I see you also caught the need to set DDRxn, pushing you over 32-words. How's your headache? ;)

RxBit:
    ; 6 cycles + delay
    rcall Delay3Cycle
    cbi UART_Port, UART_Tx          ; start Tx ACK
    ldi delayArg, RXDELAY           ; delay and clear carry
    sbic UART_Port, UART_Rx
    sec
    ror data
    brcc RxBit
    eor FCS, data
    sbi UART_Port, UART_Tx          ; stop Tx ACK
    ; fall into delay for stop bit duration

I wondered why you included the cbi in the loop. Then it hit me:

Quote:
I've changed the protocol to ACK every byte by transmitting 0x80.
Nice trick.

Of course now the loop is no longer 6 cycles, but 7:

    ; 6 cycles + delay

... which will need to be reflected in the RXSTART/RXDELAY macros (yours or mine).

-------------------

On the subject of USI/USART, there are some spm-capable devices which don't have one. The ATtiny13 for example. With 1K of flash this would seem to be a good target for picoboot, but there are other devices as well, like ATtiny48/88.

Although flash read may still be out of reach for 32-words without USI/USART, I'd say picoboot would still be useful on such a device, especially now that FCS is sorted. Conditional assembly could provide for added functionality when USI/USART is available:

#ifdef USIDR
...
#elif (defined UDR) || (defined UDR0) || (defined UDR1)
...
#else
...
#endif

... so only one source file need be maintained.

-------------------

BTW, and you are likely already aware, use of sbi to toggle an output by writing to a PINx register means as is picoboot wouldn't work on some older devices like the ATmega8. Replacements for these older devices like the ATmega88 do support PINx toggling so it isn't a big issue, but it may be worth trapping for it with #ifdef, or at least documenting.

I see that the code doesn't do this any more, but it's something to consider as you continue to make changes. Since there are still 2 BootStart instructions left which could be moved into the second-last page, RMW toggling would be possible via in/eor/out.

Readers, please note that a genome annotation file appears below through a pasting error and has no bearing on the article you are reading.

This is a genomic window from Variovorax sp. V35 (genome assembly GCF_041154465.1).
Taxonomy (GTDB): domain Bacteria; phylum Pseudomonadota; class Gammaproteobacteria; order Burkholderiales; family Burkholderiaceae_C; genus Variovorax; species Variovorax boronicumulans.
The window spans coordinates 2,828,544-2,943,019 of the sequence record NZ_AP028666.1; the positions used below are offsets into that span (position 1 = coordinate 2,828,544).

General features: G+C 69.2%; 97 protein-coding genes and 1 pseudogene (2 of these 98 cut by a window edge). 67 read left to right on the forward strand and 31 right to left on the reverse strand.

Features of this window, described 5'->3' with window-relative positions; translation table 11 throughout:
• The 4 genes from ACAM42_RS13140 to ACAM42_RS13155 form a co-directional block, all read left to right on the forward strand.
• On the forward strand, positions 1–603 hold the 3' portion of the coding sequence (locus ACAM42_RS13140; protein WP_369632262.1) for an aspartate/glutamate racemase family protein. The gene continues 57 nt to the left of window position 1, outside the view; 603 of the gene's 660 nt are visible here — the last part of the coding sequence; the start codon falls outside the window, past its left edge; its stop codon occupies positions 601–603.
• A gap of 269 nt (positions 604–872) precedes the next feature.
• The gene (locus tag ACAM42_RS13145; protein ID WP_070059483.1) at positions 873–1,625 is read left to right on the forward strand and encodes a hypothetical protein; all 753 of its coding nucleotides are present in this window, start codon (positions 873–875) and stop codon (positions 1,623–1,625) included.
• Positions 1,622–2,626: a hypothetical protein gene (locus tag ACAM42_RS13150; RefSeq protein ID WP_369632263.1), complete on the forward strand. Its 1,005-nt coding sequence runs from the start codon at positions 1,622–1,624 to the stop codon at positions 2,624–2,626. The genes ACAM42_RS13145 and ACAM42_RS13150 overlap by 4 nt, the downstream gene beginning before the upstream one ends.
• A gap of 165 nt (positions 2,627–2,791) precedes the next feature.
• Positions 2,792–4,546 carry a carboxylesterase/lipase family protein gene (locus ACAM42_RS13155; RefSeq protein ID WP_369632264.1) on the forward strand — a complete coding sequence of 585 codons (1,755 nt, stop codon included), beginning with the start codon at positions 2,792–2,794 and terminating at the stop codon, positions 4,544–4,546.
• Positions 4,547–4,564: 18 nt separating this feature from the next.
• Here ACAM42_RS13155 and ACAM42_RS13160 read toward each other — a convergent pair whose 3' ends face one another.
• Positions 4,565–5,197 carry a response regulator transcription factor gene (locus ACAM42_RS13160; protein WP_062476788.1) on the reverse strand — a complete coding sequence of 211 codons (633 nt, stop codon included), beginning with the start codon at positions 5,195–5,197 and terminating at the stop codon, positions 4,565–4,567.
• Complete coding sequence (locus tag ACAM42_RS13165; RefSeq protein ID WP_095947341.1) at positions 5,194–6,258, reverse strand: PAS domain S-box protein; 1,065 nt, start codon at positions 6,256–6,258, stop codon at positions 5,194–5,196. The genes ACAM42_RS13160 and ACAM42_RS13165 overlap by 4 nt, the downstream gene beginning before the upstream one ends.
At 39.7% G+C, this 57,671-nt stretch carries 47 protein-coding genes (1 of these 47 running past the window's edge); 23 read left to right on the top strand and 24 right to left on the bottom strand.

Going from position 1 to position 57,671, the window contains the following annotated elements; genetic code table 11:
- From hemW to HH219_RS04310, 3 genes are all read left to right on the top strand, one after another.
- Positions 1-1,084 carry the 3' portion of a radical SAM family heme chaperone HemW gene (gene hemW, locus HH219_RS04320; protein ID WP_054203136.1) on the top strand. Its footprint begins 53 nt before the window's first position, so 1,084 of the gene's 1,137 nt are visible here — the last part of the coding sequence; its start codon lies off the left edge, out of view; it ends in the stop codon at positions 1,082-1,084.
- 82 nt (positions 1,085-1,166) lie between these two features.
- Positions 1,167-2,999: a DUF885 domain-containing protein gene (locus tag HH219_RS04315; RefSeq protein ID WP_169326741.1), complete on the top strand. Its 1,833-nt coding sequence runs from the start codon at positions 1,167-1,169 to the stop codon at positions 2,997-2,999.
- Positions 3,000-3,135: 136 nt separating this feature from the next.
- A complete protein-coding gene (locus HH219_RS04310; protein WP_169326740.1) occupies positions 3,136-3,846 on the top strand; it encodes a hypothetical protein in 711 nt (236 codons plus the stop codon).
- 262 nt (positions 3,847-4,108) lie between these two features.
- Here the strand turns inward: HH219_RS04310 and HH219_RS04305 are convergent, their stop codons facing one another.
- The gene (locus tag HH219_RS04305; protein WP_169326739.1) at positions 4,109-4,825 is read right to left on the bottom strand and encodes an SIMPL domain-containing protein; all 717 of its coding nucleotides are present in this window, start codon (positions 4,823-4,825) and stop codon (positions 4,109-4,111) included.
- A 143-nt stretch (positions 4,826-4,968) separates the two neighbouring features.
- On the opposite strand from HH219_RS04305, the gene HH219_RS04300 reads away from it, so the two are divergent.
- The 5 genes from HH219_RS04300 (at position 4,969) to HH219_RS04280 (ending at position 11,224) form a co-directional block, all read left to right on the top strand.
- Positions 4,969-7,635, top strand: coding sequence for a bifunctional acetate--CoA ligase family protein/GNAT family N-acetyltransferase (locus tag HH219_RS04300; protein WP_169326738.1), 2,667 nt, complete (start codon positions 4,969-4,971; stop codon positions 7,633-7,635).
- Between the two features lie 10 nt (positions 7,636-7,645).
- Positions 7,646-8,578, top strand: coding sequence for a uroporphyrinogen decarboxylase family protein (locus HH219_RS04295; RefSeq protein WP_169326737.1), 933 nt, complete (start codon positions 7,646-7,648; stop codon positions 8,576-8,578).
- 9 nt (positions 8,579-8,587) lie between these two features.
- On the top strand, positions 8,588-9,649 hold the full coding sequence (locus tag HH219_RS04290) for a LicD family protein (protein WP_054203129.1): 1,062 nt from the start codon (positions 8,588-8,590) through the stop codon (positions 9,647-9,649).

-------------------

Quote:
I also figured out how to do the check the frame validity before spm, and no increase in code size. I changed the frame sequence to data1, data2, FCS, command.
I noodled around with changing the frame sequence and having the programmer pre-compute the FCS, but didn't manage any improvement. Your solution is elegant:
    rcall RxByte                    ; read FCS
    rcall RxByte                    ; read SPM command
    cpse FCS, delayArg              ; no error if FCS == 0
Halt:
    rjmp Halt                       ; Halt on FCS error

It took me a few moments to comprehend that the received FCS was not overwritten by the received command. Having the programmer pre-compute the transmitted FCS such that the bootloader's computed FCS is 0 so that you can leverage cpse is clever indeed.

Also impressive is the elimination of the need for a test for command 0 by deferring the movw r0, ZL instruction until after spm. Well done.

-------------------

There is one potential show stopper for some devices. On most modern AVR, the default state after reset of SPH/SPL is RAMEND. However on many (all?) older devices the default state is 0x0000. Notable among these is the ATmega8/L and friends. Mind you I've not used one and must trust the datasheet, and since some datasheets have got this very detail wrong in the past, it's worth considering.

Setting aside for the moment your willingness to support these older devices, let's consider a fix.